You know that cliche in movies when someone is being approached by a huge, hirsute mean looking dude? Think Hells Angel stereotype circa Clint Eastwood’s Any Which Way… series in the 80s. They come stalking up, scowling, menacing score playing in the background…only to then offer to help with the groceries or to expound on some mathematical theory, thus laying on think the adage that you can’t judge a book by a cover? Case in point Ghastly Sound, and their walloping second EP in the span of a year The Bottom. Forget what the cover and logo are signaling to you: this is a stellar melange of hardcore, noise, and indie rock that isn’t afraid to mix passionate melodies with bone crunching riffs and waves of killer rock.
Comprised just vocals, bass, and drums, the Vermont trio came into focus earlier this year with their self-titled EP clearly signaling a penchant for driving riffs and melody similar to bands like Torche and the heavier dream rock moments of Open Hand. It’s the latter band that immediately struck me upon hearing the vocals of Tyler Gurwicz, who soars on opening track “The Worst,” moving from anguished howls to a sublime clean voice that carries the track along to a crashing conclusion. Resting on the restless foundation of Ryan Lewis and TJ Maynard on drums and bass, respectively, the second thought I had was how are they getting this great driving noise without guitars? The production is dense without being too bass-centric (frequency-wise) and leaves plenty of room for things to crash and move in an almost reckless abandon, leaving Gurwicz’s voice to tie the structure together. At four quick songs lasting about 13 minutes, the question was would whatever come next be more of the same, or would the format grow stale?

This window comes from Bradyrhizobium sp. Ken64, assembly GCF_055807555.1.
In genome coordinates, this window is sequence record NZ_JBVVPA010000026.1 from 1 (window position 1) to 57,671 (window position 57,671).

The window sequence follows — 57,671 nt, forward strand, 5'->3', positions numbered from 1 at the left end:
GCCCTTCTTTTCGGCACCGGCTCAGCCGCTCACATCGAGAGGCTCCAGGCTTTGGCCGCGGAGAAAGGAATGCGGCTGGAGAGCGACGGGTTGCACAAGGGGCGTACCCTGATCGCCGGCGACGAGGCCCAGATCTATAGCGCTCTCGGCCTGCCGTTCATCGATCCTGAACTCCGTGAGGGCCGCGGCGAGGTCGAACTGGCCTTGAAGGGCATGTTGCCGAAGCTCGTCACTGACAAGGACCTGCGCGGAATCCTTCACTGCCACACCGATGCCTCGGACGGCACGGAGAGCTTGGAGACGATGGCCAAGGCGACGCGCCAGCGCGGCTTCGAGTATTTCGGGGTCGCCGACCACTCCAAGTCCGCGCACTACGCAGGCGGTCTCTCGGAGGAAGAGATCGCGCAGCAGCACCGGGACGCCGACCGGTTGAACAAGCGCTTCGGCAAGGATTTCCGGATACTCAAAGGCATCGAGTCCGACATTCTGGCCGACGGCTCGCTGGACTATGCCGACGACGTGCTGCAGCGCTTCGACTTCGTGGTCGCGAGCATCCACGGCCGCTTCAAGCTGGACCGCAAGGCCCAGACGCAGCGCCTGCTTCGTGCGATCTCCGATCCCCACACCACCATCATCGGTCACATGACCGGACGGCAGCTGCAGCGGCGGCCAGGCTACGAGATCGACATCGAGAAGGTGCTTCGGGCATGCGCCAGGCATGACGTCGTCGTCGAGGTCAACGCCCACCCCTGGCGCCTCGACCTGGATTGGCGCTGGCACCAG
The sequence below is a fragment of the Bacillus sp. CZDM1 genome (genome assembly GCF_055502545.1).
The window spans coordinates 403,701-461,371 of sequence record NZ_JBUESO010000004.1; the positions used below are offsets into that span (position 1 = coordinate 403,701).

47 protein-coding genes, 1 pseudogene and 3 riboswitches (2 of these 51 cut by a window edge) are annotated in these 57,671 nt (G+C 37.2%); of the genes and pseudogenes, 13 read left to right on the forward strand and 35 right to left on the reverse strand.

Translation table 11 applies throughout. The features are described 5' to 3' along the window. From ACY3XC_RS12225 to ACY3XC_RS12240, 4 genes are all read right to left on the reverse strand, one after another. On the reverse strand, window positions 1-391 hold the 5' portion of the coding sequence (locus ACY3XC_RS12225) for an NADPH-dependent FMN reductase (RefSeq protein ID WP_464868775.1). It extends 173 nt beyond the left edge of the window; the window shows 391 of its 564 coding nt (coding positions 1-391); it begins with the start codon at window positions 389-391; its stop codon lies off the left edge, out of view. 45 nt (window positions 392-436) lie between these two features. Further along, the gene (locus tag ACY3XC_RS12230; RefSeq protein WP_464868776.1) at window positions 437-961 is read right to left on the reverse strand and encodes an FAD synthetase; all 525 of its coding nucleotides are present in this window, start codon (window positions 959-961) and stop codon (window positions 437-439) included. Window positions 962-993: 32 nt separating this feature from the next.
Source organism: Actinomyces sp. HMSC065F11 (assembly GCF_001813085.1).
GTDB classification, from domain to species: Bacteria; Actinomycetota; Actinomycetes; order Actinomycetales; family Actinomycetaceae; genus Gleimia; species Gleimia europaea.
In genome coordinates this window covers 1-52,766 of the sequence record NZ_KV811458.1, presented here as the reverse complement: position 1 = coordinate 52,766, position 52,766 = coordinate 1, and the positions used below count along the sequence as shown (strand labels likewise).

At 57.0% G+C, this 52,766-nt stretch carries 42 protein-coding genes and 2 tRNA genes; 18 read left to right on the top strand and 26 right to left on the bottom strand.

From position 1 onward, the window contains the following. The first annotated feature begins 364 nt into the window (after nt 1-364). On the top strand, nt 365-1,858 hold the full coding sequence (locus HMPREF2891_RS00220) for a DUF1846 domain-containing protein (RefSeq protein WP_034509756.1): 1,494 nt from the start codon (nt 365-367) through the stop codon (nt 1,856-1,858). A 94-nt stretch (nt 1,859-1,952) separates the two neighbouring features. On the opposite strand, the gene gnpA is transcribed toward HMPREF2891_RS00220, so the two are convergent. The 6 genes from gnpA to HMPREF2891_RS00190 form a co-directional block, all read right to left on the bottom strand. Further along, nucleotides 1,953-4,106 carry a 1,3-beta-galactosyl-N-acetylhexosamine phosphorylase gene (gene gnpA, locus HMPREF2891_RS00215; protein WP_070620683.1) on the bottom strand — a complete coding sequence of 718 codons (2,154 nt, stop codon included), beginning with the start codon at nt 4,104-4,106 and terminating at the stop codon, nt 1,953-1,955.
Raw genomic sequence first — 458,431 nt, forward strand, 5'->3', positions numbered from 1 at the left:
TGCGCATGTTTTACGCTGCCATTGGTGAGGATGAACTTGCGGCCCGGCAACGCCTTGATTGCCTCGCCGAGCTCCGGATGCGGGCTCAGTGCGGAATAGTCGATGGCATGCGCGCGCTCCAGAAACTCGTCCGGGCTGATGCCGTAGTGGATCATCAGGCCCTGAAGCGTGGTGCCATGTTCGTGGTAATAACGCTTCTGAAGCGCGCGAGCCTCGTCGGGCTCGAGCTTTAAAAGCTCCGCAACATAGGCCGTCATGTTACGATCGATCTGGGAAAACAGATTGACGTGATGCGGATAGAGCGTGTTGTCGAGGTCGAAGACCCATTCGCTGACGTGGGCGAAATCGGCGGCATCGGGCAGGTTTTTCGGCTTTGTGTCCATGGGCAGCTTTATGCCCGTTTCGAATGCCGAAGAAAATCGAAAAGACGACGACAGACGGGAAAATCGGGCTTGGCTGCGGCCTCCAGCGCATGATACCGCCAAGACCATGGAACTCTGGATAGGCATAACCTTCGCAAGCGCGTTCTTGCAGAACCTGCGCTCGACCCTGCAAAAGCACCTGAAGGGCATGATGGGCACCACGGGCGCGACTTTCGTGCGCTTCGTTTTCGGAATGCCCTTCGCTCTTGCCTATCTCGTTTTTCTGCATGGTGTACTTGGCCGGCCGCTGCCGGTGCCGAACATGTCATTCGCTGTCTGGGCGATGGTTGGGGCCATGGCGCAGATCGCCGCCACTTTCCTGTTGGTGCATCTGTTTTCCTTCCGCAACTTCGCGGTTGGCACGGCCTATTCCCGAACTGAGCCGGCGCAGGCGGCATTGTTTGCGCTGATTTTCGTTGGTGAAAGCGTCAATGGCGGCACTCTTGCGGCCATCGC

Not even a minute into “Waves” the opening track on The Bottom and that question was not only laid to rest, but obliterated. Ghastly Sound know EXACTLY how to pin you to the earth with an earthshaking riff, only to then rocket you into the atmosphere with a chorus that makes this easily one of the best songs of 2017. It is that damn good. The production feels a bit deep, the bass and drums clicking right into a stomping 90s groove opens like a damn rainbow when the chorus hits and Gurwicz hits that high note. Any fears of this getting too saccharine are quickly set aside by the massive bludgeoning that occurs immediately following the chorus. Heavy is a target on each of the tracks, whether it’s the sludgy, Soundgarden in a well of the title track that transforms in a frantic noise explosion or the vicious angular assault of “Sink” which closes the EP out. I’ve made no secret out of the fact the trio format is my favorite in rock, and Ghastly Sound’s ability to craft a mesmerizing cascade of sound within the format is incredible, each of the songs on The Bottom having a heft and grace bands with five members can’t replicate.
I’d be lying if I said The Bottom is a massive improvement over the band’s debut EP because the reality is both are fantastic records; if anything The Bottom cements Ghastly Sound’s status as a remarkably tight and exciting presence that in two short EPs has me ridiculously excited for whatever they put out next.